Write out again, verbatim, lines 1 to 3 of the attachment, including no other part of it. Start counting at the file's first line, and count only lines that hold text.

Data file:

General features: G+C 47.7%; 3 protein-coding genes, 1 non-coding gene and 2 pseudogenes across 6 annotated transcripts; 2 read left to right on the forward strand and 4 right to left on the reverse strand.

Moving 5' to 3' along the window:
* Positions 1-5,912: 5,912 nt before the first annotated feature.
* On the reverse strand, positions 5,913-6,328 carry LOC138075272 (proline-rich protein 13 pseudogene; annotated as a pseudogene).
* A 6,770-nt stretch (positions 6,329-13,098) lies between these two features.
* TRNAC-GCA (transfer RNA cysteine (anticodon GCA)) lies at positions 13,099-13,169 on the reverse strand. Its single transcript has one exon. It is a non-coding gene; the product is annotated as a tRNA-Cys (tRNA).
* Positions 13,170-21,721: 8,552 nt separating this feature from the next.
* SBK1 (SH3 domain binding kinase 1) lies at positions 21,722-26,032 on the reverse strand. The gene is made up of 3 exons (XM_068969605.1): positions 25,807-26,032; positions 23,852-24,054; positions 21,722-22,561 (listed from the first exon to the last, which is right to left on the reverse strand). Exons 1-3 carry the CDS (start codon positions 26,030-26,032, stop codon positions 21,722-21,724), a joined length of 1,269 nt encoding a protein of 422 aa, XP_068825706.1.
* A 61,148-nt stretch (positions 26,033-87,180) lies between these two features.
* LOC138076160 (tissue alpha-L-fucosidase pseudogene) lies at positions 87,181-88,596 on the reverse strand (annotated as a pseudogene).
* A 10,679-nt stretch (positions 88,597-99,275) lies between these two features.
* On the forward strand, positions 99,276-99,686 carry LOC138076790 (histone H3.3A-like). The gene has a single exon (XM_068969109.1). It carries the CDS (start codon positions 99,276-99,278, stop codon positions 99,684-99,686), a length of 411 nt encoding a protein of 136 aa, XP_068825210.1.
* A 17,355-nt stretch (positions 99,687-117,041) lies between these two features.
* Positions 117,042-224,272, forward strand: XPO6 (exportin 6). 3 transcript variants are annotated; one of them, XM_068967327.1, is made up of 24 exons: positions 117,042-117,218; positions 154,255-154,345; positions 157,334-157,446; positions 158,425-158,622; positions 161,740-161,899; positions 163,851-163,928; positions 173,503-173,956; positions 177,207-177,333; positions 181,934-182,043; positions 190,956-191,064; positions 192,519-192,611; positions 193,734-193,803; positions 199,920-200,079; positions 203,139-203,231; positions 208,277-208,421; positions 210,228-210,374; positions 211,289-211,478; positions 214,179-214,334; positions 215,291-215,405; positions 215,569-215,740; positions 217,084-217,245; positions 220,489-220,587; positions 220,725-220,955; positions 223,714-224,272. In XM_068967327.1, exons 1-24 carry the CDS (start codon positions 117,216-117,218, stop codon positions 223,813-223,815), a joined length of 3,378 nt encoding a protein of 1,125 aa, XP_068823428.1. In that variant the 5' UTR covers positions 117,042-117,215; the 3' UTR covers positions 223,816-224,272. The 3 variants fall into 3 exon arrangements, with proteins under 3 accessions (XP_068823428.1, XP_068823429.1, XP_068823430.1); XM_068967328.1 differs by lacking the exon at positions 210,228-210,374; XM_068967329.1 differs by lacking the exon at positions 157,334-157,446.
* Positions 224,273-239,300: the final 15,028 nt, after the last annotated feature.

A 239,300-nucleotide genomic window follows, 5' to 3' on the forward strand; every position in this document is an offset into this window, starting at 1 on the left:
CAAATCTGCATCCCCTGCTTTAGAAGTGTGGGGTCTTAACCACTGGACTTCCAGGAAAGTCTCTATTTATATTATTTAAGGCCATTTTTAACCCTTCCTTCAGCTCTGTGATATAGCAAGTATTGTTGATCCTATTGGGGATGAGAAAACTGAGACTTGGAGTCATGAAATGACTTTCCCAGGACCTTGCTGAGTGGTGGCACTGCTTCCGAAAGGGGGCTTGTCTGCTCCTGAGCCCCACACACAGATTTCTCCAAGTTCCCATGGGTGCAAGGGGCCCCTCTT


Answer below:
General features: G+C 47.7%; 3 protein-coding genes, 1 non-coding gene and 2 pseudogenes across 6 annotated transcripts; 2 read left to right on the forward strand and 4 right to left on the reverse strand.

Moving 5' to 3' along the window:
* Positions 1-5,912: 5,912 nt before the first annotated feature.